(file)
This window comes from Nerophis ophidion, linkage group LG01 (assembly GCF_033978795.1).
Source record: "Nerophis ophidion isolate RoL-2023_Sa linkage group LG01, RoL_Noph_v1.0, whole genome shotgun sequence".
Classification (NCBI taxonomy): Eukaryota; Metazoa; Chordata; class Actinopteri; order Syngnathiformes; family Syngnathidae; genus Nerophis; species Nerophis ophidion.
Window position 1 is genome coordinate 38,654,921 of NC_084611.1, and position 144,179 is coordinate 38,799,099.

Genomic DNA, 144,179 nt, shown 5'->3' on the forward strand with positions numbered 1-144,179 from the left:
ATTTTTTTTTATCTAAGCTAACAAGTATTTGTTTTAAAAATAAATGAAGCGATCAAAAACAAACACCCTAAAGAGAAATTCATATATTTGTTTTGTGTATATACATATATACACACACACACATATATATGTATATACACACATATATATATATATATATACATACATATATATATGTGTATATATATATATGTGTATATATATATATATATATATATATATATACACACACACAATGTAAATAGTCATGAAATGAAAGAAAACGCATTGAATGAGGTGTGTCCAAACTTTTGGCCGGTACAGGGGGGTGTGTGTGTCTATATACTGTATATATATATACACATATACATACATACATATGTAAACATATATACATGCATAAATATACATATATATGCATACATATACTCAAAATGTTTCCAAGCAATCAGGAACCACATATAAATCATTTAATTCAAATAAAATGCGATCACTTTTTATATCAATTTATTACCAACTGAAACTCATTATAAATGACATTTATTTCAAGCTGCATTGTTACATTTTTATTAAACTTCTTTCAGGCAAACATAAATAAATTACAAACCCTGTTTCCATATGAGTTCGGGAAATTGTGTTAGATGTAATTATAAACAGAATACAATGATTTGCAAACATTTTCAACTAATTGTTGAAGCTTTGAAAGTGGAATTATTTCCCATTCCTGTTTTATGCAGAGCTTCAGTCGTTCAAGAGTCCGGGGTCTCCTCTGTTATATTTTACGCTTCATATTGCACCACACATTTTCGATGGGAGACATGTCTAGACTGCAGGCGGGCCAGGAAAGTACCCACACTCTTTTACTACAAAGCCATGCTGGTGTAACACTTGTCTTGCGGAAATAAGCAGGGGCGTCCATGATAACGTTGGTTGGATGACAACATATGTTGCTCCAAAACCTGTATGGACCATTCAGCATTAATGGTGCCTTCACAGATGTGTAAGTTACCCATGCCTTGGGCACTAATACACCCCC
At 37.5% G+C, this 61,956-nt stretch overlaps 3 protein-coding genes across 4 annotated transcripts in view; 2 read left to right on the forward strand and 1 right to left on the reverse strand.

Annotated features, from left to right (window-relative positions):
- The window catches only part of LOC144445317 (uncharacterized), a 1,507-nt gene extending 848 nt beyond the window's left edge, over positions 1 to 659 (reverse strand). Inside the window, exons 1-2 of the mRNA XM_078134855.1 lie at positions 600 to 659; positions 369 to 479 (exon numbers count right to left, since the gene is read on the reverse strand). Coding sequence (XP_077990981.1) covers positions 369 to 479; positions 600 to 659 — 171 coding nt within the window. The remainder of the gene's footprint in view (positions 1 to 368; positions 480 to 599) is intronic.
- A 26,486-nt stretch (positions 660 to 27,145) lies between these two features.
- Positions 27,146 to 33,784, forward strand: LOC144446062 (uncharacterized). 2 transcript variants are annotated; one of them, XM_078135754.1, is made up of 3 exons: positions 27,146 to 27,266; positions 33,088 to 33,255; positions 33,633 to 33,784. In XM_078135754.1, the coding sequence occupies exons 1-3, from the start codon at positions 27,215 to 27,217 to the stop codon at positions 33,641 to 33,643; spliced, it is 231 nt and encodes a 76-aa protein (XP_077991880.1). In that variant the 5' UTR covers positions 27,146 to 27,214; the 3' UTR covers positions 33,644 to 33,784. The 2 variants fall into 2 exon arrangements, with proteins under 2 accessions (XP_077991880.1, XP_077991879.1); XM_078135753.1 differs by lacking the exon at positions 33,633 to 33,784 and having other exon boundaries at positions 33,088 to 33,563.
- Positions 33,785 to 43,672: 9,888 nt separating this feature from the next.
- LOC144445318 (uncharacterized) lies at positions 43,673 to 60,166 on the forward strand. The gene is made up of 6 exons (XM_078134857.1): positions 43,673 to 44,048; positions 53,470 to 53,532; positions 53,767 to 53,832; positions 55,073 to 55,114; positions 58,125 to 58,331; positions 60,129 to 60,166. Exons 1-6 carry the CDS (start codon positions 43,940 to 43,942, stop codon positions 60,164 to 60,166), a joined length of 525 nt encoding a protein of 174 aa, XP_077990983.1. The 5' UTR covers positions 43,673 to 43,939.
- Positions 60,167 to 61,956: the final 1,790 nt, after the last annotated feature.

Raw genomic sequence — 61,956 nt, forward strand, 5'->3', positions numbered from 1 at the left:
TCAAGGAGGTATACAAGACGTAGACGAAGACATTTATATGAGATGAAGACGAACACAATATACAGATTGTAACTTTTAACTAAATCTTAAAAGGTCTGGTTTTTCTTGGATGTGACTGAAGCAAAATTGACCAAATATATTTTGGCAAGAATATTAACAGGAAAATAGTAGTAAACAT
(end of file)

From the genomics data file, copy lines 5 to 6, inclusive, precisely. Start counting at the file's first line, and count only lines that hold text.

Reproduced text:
Genomic DNA, 144,179 nt, shown 5'->3' on the forward strand with positions numbered 1-144,179 from the left:
ATTTTTTTTTATCTAAGCTAACAAGTATTTGTTTTAAAAATAAATGAAGCGATCAAAAACAAACACCCTAAAGAGAAATTCATATATTTGTTTTGTGTATATACATATATACACACACACACATATATATGTATATACACACATATATATATATATATATACATACATATATATATGTGTATATATATATATGTGTATATATATATATATATATATATATATATACACACACACAATGTAAATAGTCATGAAATGAAAGAAAACGCATTGAATGAGGTGTGTCCAAACTTTTGGCCGGTACAGGGGGGTGTGTGTGTCTATATACTGTATATATATATACACATATACATACATACATATGTAAACATATATACATGCATAAATATACATATATATGCATACATATACTCAAAATGTTTCCAAGCAATCAGGAACCACATATAAATCATTTAATTCAAATAAAATGCGATCACTTTTTATATCAATTTATTACCAACTGAAACTCATTATAAATGACATTTATTTCAAGCTGCATTGTTACATTTTTATTAAACTTCTTTCAGGCAAACATAAATAAATTACAAACCCTGTTTCCATATGAGTTCGGGAAATTGTGTTAGATGTAATTATAAACAGAATACAATGATTTGCAAACATTTTCAACTAATTGTTGAAGCTTTGAAAGTGGAATTATTTCCCATTCCTGTTTTATGCAGAGCTTCAGTCGTTCAAGAGTCCGGGGTCTCCTCTGTTATATTTTACGCTTCATATTGCACCACACATTTTCGATGGGAGACATGTCTAGACTGCAGGCGGGCCAGGAAAGTACCCACACTCTTTTACTACAAAGCCATGCTGGTGTAACACTTGTCTTGCGGAAATAAGCAGGGGCGTCCATGATAACGTTGGTTGGATGACAACATATGTTGCTCCAAAACCTGTATGGACCATTCAGCATTAATGGTGCCTTCACAGATGTGTAAGTTACCCATGCCTTGGGCACTAATACACCCCC